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CAPAS, Tarlac -- What I knew about the events of 70 years ago -- the fall of Bataan and the infamous Death March that followed -- had always been superficial, by way of history class.
Never mind that I come from Capas, Tarlac, where 54,000 Filipino and American prisoners of war, out of the 78,000 who had surrendered, disembarked from packed boxcars for the final trek to Camp O’Donnell, where another 30,000 would die from disease, starvation and the atrocities visited on them.
Back in high school, I did participate in a reenactment of that six-kilometer trek from Capas to O’Donnell, now a shrine to the prisoners of war who died there, complaining all the while of the heatand my exhaustion. That was how much I cared about the Death March.
Until being picked to be part of InterAksyon’s coverage for the 70th anniversary of the Death March literally thrust me right into themidst of history.
I don’t think I will ever forget going to Limay, Bataan, from where Lolo Dioscoro Valenzuela escaped after his unit was ordered disbanded before the surrender. With two Dumagat soldiers from another unit, he made it to the Limay shoreline where civilians took him onboard their boat and brought him to his native province of Bulacan.
Lolo Dioscoro was comfortable telling his tale until the weight of memory wore him down and he burst into tears in the middle of our shoot, confessing he still feels sad for the fate of his comrades who did not make it.
But there, too, was his unmistakable pride in his place in our country’s history. Until even this, too, was jolted by the realization that not all that many of his own people know, or care, for that history.
Losing sense of history
At the plaza of Barangay Lamao in Limay, we walked up to a group of teenagers playing basketball and asked them what they knew about the Fall of Bataan and the Death March. All we got were blank stares.
“Hindi ba tinuro sa inyo sa school, or kahit sa History class niyo (Didn’t they teach you about it in school or in your History class)?” The answer was either “No,” or “Nakalimutan na po namin eh (We’ve forgotten it already).”
Even as Lolo Dioscoro sat among them and told them about the past, I could feel the disappointment well up in me, that these boys knew nothing about the history that had been made in the very place where they had been born and grew up.
It was nice, though, that they did seem to pay good attention to what he was saying.
But the boys of Lamao were not unique. In all the places we visited in Bataan, Pampanga and Tarlac, most everyone we asked either knew nothing or were misinformed.
What genuine curiosity about our past that I did see during our coverage was in our kababayans returning from abroad.
On Mt. Samat, where we went to shoot some footage, Isidro Pe, who was with a group of balikbayans from the US, sat to one side listeningr aptly to Lolo Dioscoro’s account.
During a break in the shoot, he walked up and engaged the veteran in a conversation, saying he wanted to clear up the gray areas in the past that the many history books he had read had failed to fill.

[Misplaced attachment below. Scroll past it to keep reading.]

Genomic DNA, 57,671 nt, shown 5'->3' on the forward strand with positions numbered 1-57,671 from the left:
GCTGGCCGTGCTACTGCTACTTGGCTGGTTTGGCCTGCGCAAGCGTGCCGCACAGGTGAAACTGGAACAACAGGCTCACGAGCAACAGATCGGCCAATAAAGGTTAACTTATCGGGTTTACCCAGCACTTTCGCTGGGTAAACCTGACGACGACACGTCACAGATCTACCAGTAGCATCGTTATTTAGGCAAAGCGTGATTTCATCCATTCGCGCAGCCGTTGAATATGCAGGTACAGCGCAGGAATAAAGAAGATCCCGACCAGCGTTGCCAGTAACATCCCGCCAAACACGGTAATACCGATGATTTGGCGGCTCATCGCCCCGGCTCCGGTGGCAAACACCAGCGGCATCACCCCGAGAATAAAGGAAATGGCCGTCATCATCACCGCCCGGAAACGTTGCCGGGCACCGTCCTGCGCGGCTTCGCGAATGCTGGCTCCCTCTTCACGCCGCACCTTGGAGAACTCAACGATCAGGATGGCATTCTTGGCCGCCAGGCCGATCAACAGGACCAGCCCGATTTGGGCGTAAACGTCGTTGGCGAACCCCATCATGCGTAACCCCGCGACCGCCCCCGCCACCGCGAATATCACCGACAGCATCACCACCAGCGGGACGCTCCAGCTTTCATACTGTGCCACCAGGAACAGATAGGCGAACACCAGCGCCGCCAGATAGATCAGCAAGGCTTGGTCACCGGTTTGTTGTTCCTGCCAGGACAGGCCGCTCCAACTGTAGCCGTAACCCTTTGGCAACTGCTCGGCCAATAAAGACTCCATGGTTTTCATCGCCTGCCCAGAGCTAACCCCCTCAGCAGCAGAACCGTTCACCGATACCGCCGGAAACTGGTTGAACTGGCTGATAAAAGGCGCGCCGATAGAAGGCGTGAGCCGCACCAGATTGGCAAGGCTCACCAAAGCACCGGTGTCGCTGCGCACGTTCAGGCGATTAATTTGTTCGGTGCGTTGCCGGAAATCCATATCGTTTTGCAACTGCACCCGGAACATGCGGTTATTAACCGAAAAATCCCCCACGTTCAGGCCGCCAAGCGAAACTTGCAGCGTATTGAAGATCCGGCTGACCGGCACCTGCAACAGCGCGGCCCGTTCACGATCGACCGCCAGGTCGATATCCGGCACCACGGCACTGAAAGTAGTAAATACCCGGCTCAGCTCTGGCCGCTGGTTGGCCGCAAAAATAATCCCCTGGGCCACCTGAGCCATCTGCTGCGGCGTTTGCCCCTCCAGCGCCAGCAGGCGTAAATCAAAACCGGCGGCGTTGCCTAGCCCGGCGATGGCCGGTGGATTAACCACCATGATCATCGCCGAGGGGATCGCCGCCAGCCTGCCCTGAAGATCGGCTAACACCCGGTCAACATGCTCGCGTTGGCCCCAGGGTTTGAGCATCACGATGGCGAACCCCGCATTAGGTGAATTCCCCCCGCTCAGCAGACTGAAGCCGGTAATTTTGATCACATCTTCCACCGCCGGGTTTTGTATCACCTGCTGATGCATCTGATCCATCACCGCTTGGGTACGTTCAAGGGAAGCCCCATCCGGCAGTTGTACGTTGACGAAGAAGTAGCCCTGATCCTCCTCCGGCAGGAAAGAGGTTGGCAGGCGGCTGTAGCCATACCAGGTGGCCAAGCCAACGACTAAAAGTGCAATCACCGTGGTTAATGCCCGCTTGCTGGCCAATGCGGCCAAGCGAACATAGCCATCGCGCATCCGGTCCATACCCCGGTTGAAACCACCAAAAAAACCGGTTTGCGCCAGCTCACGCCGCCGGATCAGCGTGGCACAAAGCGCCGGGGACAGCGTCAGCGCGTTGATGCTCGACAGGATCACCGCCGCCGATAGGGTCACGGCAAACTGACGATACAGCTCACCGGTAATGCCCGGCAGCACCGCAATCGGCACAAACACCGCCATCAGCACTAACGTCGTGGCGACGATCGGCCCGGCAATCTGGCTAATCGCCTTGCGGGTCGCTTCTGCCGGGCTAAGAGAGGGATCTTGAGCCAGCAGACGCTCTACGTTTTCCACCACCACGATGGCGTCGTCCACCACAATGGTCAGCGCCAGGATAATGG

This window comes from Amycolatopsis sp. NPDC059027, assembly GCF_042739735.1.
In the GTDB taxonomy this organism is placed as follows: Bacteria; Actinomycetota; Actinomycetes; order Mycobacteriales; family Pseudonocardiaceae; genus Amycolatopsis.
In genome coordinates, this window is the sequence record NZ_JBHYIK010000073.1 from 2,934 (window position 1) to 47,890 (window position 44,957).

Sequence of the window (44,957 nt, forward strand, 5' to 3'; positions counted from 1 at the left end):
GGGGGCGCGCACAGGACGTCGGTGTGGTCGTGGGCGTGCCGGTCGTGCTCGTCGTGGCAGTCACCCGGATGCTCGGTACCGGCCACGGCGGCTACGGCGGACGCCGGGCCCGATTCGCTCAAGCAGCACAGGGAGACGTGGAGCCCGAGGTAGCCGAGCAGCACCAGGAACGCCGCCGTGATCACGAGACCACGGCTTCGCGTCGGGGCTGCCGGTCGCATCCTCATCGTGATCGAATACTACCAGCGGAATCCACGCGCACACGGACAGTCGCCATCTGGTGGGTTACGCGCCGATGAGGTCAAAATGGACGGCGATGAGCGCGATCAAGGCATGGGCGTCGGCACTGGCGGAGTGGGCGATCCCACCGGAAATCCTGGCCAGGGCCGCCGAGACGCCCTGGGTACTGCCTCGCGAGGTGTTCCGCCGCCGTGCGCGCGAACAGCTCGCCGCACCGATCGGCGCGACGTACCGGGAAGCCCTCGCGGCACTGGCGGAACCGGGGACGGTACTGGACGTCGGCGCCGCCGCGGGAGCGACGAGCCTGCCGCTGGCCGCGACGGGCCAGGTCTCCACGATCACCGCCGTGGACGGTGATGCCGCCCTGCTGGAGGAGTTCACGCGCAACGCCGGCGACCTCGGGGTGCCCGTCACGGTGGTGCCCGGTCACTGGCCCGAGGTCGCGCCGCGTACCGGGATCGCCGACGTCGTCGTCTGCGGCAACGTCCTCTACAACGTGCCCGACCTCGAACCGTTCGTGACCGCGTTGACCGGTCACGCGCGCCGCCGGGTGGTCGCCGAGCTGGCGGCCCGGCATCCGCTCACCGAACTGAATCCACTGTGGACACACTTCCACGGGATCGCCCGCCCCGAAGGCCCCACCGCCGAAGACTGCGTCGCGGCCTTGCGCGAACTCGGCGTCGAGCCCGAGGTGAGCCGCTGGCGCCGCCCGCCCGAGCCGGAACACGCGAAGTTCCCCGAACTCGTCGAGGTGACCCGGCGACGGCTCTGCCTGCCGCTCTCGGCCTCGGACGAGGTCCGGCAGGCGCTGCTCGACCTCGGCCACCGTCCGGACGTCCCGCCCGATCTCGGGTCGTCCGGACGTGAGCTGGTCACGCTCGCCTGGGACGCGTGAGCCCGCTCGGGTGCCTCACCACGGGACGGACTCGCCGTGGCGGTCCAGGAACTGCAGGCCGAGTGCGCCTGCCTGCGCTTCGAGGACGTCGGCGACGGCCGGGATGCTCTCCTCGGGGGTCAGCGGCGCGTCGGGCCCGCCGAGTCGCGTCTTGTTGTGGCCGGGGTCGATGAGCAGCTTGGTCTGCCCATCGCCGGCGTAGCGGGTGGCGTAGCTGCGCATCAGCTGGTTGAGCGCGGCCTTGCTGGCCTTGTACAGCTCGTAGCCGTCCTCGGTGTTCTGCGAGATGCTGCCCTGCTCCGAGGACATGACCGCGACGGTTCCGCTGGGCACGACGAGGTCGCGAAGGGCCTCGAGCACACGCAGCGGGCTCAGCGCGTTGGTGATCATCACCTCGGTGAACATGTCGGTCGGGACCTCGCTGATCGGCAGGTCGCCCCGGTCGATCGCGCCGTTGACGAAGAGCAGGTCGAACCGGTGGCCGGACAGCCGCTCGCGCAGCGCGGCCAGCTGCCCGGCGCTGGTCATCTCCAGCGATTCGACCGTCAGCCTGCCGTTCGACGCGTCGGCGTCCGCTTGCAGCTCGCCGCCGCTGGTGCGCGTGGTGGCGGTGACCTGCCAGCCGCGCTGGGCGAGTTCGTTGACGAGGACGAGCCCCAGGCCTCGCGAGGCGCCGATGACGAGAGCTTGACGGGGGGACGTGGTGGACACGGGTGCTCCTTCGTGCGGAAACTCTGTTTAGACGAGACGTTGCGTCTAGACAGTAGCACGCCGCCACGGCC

And at the Capas National Shrine, which is what Camp O’Donnell is now called, I met Maria Williams, a native of Leyte who migrated to the US when she was a kid and was back with a group of students from the College of the Ozarks for a project in which they sponsored a few US World War II veterans, one of them Death March survivor Wayne Carringer, attending the 70th commemoration of the Fall of Bataan.
“I didn’t know that Death March happened and I didn’t know that almost 80,000 people suffered,” Maria said.
She was glad she joined the trip which, she said, helped her bridge the gap between the familiar and unfamiliar in Philippine History.
As we parted ways, her last words, for the Filipino youth, were: “I want to encourage them to learn about their history, how the Philippines came to be ... I think it’s really important to be awareof their history and their culture -- or our culture, I should say.”
Back to the future
As we wrapped up our work, I asked myself: “Now that I’ve heard more about the Death March how do I feel?” It’s a question I feel more pressured to answer, coming from Capas.
Before this, I had overlooked the historical landmarks in my town -- the Capas National Shrine and Capas Death March Monument, both just a few kilometers away from my home.
Now, I feel genuinely grateful for this chance to be a part of reliving the memories of the past.
Listening to the stories of those who lived through, fought and survived those times made me realize how very, very little the books I’ve read actually had taught me.
I stopped counting the “Eureka” moments early in the trip. Their pride became my pride. And I feel genuine gratitude for their bravery and sacrifice.
On a final note, I can’t help but compare and link the past to our present.
Back then, these people thought nothing of putting their lives on the line when our freedom was threatened.Today, we proclaim ourselves an independent and democratic country.
And we are supposed to be at peace.
Yet there seems to be no end to the socio-political problems we face. In fact, it seems like we are at war with ourselves.
I cannot help but ask, dear reader, “Is our country still worth fighting for?”